Edited by Ryel, September 21, 2012 - 07:20 AM.


  • E.Marquez

Posted September 21, 2012 - 08:09 AM

#13

Thanks for all the feedback. I looked on my Oregon title and did not find an engine number, then looked on the bike and could not read the engine number without removing the exhaust.
How did you read your engine number and where did you record it?

ps, I will try calling State Patrol and contact seller for engine #


Small mirror works well, one of the ones on a stick. For me it is hand written on the title, so I know I have it always...

To those commenting that in CA, you can track engine serial number as well as VIN.. If so, then I stand corrected, it was not so when I lived there for 19 years, but that was 28 years ago.. things change.
Sounds like they got that one right.

I know when I have asked in TEXAS now, Oregon 5 years ago, Alaska 7 years ago, you could not track a component item serial number from a vin, or track it to a vin.. I hope those places adopt the CA way of doing this.

A second thought occured.. perhaps this capability is there, and it's just not provided to non LEO, insurance agent, investgator type folks that ask?

  • joetroop30

Posted September 21, 2012 - 05:09 PM

#14

As far as I know CA is the only state that puts the engine serial number on their registration cards. CA is usually the exception to a lot of things when it comes to vehicles though. The CHP detective kept saying that it was one of the few things that CA got right when it came to vehicles.

You are correct that the NICB database is only available to insurance agencies and law enforcement. Anyone with access to their database though could tell you exactly what the engine serial number is based off of the VIN, or vice versa. The exception to that of course is if you replace your engine with a different one. Every vehicle when it is built, and either imported or given to a dealer for sale in the US, has what is called a "build sheet." The build sheet lists all of the serial numbers for all of the parts that contain serial numbers that are unique to that one particular vehicle and can be tracked. This is how stolen engines, transmissions, etc. are eventually located. The build sheet is something that NICB has for just about every vehicle in the US. There are a lot more vehicle parts that have unique numbers on them, than there are motorcycle parts with unique numbers.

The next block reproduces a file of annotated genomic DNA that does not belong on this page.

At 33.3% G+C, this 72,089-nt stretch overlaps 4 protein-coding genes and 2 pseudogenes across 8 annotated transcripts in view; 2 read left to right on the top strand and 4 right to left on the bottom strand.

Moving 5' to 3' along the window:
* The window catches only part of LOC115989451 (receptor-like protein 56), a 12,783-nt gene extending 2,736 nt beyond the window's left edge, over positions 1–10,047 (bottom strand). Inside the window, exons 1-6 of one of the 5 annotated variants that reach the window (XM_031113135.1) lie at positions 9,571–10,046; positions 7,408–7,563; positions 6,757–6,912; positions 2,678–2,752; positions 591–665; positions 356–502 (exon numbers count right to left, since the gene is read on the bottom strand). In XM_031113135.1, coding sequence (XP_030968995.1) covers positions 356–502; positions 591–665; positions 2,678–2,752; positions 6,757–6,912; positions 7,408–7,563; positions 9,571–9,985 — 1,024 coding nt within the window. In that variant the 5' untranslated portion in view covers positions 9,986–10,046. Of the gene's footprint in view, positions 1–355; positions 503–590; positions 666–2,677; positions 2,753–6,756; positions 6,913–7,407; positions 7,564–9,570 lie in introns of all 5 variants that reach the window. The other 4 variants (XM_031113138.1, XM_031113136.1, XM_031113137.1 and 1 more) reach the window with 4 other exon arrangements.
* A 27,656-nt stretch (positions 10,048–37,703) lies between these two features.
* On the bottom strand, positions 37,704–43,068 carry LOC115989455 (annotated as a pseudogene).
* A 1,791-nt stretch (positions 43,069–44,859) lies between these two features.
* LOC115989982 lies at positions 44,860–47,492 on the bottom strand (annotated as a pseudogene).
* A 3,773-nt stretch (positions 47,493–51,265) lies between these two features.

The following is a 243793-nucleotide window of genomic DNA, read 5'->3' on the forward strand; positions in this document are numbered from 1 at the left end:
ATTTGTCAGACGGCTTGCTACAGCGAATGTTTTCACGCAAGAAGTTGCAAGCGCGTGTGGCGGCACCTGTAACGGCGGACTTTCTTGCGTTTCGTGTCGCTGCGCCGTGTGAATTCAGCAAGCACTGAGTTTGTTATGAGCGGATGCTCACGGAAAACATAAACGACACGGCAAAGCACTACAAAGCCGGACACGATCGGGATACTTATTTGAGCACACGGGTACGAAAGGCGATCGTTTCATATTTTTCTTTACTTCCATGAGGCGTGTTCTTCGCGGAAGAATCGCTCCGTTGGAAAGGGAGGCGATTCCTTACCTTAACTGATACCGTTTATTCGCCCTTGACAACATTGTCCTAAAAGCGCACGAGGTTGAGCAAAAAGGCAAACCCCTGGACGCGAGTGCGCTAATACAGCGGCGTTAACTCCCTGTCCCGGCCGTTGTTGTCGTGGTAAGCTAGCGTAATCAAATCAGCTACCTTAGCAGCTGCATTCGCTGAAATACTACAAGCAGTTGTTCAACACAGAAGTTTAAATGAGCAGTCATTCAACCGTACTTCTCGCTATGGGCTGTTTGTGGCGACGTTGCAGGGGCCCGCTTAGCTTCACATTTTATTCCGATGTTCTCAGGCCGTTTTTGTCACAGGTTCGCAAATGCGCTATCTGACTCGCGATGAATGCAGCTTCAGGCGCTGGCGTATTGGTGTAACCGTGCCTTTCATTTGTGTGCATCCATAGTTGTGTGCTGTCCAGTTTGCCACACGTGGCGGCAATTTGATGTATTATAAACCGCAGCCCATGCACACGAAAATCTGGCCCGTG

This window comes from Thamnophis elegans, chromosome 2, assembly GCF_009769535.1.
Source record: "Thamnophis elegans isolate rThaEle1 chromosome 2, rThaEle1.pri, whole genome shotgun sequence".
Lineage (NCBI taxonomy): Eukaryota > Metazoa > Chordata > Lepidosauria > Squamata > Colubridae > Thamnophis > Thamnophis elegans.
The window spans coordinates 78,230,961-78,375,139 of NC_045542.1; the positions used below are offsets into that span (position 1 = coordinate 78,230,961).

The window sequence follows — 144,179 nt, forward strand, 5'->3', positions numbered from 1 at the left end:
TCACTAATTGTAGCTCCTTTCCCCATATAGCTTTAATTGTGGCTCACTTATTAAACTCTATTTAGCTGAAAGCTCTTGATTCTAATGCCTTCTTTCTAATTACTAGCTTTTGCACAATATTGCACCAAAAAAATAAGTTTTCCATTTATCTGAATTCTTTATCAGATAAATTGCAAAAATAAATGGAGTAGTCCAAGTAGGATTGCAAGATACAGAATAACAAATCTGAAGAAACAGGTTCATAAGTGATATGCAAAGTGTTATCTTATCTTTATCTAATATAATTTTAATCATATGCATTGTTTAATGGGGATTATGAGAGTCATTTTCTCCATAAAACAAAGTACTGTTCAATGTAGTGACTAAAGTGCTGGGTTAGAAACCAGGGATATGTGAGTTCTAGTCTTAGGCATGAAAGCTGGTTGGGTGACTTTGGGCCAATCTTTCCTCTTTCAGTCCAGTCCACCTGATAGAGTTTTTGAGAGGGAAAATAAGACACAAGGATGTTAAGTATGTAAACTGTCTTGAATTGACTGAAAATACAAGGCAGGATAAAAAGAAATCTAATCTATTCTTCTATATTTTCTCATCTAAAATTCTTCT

And that is the reason why there are a lot of stolen motorcycle/atv parts for sale on craigslist and ebay. Not saying that everyone is a crook who is selling parts on ebay or craigslist, but there are quite a few out there. A good way to tell is if you are paying far less than the part is actually worth, it's all profit for the thief.

  • Craig-o

Posted September 21, 2012 - 05:38 PM

#15

Just for the record..In Australia VIN numbers and Engine numbers are listed on vehicle registration papers...
Any amendments to either are required to be documented to the authorities asap...eg/ a new engine or frame was installed..
I would find it unusual for this not to be a worldwide regulation.

  • Jizza

Posted September 21, 2012 - 07:06 PM

#16

I find the best way to tell is if there is a large vacant space between your front and back wheel where your engine used to be.....then it is stolen.

Sorry, couldn't resist. But good on you for asking the question, most would rather have a good deal than a clean conscience :)